The ink might barely be dry on Serge Ibaka's shiny new contract. But that won't stop the expectations for the Thunder's fourth-year power forward from skyrocketing next season.
Leading the league in blocked shots no longer will be enough for Ibaka now that he's about to take home a $49 million salary. He'll need to improve and improve in a hurry to live up to a deal that will pay him $12.25 million annually between 2013 and 2017.
Given his incredible rate of development thus far, Ibaka should have no problem continuing his development. It helps, too, that most of the holes in Ibaka's game seem to be easily fixable problems that, if remedied, can take his play to another level.
Here are five simple ways Ibaka can improve and transform his lucrative new contract from a good deal into a great deal.
Catch the ball better
Officially, Ibaka had just 79 turnovers last season. But Russell Westbrook and Kevin Durant and James Harden and Thabo Sefolosha all know a bunch of their turnovers should have belonged to Ibaka, who inexplicably botched a boatload of passes. Thunder coach Scott Brooks at the end of the season attempted to stick up for Ibaka's poor paws when he said “It's not like he's Fred Biletnikoff or anything, but he doesn't have bad hands.” But the fact is that if Ibaka just caught passes cleanly, he'd be much more of an offensive threat. Ibaka has worked to improve his hands through drills since his rookie season, and he has improved. Whenever he masters the art of catching, though, Ibaka's teammates will gain more trust in him and his scoring average likely will see an immediate spike.
Finish stronger at the rim
Nene, DeAndre Jordan, LaMarcus Aldridge, Josh Smith, Al Jefferson, Carlos Boozer, David Lee, Marc Gasol and Blake Griffin. Each of those players earn between $10 million and $14 million. And each shot at least 65 percent at the rim last season. Griffin, not surprisingly, led the way among that group at 74 percent. Ibaka connected on just 57.6 percent of his shots at the rim last season. That's a pretty paltry percentage for a player as athletic as Ibaka. But it stems from Ibaka's baffling tendency to be a finesse player more often than a power player. Too many times Ibaka settles for a soft lay-in as opposed to a ferocious dunk, and when he goes up soft he generally misses easy shots. To reach his full potential, Ibaka must boost his shooting percentage around the rim by at least nine percentage points.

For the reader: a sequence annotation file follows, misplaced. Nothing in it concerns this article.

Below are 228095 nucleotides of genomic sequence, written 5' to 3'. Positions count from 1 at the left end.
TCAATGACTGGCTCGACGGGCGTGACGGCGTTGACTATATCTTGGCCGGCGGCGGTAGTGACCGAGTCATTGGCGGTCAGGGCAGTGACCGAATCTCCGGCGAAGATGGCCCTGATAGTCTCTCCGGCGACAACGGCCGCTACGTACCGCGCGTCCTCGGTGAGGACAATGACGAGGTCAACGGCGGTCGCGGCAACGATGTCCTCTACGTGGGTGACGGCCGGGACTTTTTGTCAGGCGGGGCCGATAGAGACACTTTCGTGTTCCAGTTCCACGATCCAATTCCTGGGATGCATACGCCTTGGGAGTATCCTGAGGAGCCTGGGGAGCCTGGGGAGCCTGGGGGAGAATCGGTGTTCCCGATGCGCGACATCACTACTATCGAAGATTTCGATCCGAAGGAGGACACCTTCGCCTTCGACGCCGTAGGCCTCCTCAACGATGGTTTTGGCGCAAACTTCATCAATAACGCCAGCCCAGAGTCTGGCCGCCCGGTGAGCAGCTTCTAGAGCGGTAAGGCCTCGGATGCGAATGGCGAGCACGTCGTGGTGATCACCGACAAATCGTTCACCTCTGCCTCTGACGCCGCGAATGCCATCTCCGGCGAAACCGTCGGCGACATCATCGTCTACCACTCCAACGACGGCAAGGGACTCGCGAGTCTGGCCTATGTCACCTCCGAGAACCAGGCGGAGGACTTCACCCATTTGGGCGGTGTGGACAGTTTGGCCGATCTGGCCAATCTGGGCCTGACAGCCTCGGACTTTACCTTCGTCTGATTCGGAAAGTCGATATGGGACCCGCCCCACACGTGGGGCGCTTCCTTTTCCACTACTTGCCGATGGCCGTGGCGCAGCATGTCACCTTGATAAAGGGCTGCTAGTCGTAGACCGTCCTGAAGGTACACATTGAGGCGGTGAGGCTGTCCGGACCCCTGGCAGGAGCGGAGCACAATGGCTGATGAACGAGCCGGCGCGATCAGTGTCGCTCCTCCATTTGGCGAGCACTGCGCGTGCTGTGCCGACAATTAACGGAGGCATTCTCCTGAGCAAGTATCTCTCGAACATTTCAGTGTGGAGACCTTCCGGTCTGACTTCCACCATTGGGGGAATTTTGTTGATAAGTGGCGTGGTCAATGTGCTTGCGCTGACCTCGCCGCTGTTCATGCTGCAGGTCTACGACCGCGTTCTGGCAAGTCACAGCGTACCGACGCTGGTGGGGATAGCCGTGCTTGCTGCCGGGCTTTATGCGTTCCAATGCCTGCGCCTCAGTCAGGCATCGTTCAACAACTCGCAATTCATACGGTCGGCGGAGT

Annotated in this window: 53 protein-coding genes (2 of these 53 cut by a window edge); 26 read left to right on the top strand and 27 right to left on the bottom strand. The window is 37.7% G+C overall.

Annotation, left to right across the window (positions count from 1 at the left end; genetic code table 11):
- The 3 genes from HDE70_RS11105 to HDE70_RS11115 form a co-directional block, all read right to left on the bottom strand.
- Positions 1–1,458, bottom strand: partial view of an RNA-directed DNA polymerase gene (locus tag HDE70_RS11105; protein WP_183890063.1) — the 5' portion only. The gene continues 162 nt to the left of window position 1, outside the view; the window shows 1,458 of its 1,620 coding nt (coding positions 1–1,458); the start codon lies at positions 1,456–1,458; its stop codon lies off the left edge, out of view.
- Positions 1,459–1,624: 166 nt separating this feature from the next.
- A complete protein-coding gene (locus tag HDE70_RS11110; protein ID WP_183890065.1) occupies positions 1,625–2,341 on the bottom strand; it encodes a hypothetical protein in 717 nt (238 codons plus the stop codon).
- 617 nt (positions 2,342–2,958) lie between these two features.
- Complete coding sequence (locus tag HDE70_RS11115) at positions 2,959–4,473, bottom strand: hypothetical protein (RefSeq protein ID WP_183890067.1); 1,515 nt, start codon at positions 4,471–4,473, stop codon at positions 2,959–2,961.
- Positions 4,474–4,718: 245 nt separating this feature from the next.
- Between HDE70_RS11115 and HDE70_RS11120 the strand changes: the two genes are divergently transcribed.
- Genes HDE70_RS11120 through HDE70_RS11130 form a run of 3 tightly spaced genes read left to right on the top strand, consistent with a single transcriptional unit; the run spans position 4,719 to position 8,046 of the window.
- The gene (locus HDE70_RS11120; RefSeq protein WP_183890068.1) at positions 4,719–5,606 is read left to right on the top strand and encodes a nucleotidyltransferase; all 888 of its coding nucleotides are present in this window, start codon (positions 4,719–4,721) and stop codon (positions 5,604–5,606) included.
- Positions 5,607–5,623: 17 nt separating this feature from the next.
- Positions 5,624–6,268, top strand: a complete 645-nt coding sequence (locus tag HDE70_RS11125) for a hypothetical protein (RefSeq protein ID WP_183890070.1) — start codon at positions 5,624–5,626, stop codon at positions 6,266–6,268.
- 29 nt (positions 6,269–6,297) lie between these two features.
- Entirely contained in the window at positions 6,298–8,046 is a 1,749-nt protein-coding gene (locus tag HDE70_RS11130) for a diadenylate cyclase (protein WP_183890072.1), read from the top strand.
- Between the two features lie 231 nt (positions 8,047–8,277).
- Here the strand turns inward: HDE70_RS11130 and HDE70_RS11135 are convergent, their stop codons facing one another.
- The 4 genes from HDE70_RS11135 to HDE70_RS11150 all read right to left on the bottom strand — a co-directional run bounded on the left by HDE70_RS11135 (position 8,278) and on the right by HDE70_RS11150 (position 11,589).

Improve man-to-man post defense
Opponents shot 40.7 percent against Ibaka on post-ups last season, a career best for Ibaka and 10 percent lower than what he yielded as a rookie. But he still has a ways to go. This is the most difficult area of improvement that Ibaka needs to concentrate on, but it's a significant one since it could have the biggest impact on the team. Better footwork and additional discipline is needed to shore up this area. As he gets deeper into this contract, Ibaka needs not bite on pump fakes, get caught out of position or be flat-footed when entry passes are thrown into his man.
Rebounding with more consistency
Ibaka pulled down at least 10 rebounds only 17 times out of 66 games last year. His 7.5 rebounds per game ranked second on the Thunder last season, trailing team leader Kevin Durant by 0.5 rebounds and edging out notoriously erratic rebounding center Kendrick Perkins by just 0.9 boards. Defensively, Ibaka can be a much better rebounder. He averaged just 4.6 defensive rebounds last season, or nearly three fewer than Durant. Ibaka's passion for shot-blocking is partly to blame, and while it aids the Thunder's defense it also can be a detriment when Ibaka is out of position for rebounds. It also doesn't help Ibaka that the Thunder has terrific rebounding guards. Still, a 10-rebound average should be a given for Ibaka.
Play without fouling
At first glance (at least statistically), Ibaka's 2.7 fouls per game don't appear to be a problem. But when you factor in his playing time — just 27 minutes per game last season — it becomes clear how much fouling limits Ibaka's effectiveness. Ibaka averaged 4.8 fouls per 48 minutes last year, seventh worst among starting power forwards. The soon-to-be 23 year old has ample upside to warrant $12 million plus per year. But the first step toward living up to the contract and becoming a more complete player is staying out of foul trouble and actually staying on the court.